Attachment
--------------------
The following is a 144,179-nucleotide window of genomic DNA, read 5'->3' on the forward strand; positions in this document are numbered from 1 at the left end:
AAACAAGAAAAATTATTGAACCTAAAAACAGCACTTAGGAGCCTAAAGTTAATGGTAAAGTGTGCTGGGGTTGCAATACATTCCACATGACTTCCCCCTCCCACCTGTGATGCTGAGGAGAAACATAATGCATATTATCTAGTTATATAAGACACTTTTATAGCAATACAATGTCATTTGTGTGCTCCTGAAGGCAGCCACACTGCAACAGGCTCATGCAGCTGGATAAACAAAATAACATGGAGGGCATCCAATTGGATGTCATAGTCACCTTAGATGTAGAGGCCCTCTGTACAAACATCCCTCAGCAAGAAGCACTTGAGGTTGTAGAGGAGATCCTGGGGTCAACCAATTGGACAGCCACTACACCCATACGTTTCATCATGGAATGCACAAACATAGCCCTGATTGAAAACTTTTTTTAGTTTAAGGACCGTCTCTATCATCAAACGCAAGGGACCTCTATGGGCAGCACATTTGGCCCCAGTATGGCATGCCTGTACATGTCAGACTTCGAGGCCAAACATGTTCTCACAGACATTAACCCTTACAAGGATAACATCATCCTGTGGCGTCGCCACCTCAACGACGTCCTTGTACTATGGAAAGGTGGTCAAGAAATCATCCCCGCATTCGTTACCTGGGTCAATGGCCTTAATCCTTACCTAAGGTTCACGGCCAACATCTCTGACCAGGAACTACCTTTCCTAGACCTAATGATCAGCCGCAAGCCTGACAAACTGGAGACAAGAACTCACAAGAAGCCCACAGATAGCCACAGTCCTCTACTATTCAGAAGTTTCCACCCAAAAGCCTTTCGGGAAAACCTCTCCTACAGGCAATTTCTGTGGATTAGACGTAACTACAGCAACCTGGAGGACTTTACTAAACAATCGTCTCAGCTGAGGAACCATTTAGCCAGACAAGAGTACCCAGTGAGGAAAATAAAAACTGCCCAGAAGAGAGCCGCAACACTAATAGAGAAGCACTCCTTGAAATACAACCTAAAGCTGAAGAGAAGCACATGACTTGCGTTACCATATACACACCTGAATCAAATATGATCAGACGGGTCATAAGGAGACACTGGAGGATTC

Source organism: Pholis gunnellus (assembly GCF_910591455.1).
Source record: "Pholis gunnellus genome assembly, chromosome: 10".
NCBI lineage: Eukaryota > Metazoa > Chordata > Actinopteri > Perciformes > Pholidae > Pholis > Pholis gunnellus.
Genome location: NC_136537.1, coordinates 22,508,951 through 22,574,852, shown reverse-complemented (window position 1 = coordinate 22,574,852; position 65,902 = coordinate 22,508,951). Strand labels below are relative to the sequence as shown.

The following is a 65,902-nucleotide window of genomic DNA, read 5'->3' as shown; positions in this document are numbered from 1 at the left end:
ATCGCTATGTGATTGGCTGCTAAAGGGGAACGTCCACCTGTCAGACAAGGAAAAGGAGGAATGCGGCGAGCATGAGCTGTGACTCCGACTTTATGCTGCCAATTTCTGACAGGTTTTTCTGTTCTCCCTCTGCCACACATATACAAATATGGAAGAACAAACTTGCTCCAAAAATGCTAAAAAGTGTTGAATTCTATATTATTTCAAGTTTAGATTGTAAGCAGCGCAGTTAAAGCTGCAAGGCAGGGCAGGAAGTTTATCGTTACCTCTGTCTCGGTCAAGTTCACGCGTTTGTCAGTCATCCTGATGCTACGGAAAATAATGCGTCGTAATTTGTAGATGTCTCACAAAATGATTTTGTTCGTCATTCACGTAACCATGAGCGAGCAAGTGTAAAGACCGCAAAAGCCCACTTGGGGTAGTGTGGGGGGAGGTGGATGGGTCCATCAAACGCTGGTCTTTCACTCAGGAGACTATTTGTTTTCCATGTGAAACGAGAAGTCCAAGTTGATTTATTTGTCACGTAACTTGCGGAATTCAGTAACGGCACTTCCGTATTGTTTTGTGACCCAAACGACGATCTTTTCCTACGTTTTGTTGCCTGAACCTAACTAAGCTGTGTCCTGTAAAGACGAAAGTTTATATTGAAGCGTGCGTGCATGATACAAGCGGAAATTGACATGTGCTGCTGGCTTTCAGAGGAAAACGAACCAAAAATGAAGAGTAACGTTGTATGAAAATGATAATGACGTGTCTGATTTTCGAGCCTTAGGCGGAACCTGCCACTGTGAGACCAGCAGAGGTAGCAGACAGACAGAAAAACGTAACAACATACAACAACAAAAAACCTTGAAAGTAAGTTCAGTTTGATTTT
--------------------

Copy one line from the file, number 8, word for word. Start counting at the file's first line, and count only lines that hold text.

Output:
ATCGCTATGTGATTGGCTGCTAAAGGGGAACGTCCACCTGTCAGACAAGGAAAAGGAGGAATGCGGCGAGCATGAGCTGTGACTCCGACTTTATGCTGCCAATTTCTGACAGGTTTTTCTGTTCTCCCTCTGCCACACATATACAAATATGGAAGAACAAACTTGCTCCAAAAATGCTAAAAAGTGTTGAATTCTATATTATTTCAAGTTTAGATTGTAAGCAGCGCAGTTAAAGCTGCAAGGCAGGGCAGGAAGTTTATCGTTACCTCTGTCTCGGTCAAGTTCACGCGTTTGTCAGTCATCCTGATGCTACGGAAAATAATGCGTCGTAATTTGTAGATGTCTCACAAAATGATTTTGTTCGTCATTCACGTAACCATGAGCGAGCAAGTGTAAAGACCGCAAAAGCCCACTTGGGGTAGTGTGGGGGGAGGTGGATGGGTCCATCAAACGCTGGTCTTTCACTCAGGAGACTATTTGTTTTCCATGTGAAACGAGAAGTCCAAGTTGATTTATTTGTCACGTAACTTGCGGAATTCAGTAACGGCACTTCCGTATTGTTTTGTGACCCAAACGACGATCTTTTCCTACGTTTTGTTGCCTGAACCTAACTAAGCTGTGTCCTGTAAAGACGAAAGTTTATATTGAAGCGTGCGTGCATGATACAAGCGGAAATTGACATGTGCTGCTGGCTTTCAGAGGAAAACGAACCAAAAATGAAGAGTAACGTTGTATGAAAATGATAATGACGTGTCTGATTTTCGAGCCTTAGGCGGAACCTGCCACTGTGAGACCAGCAGAGGTAGCAGACAGACAGAAAAACGTAACAACATACAACAACAAAAAACCTTGAAAGTAAGTTCAGTTTGATTTT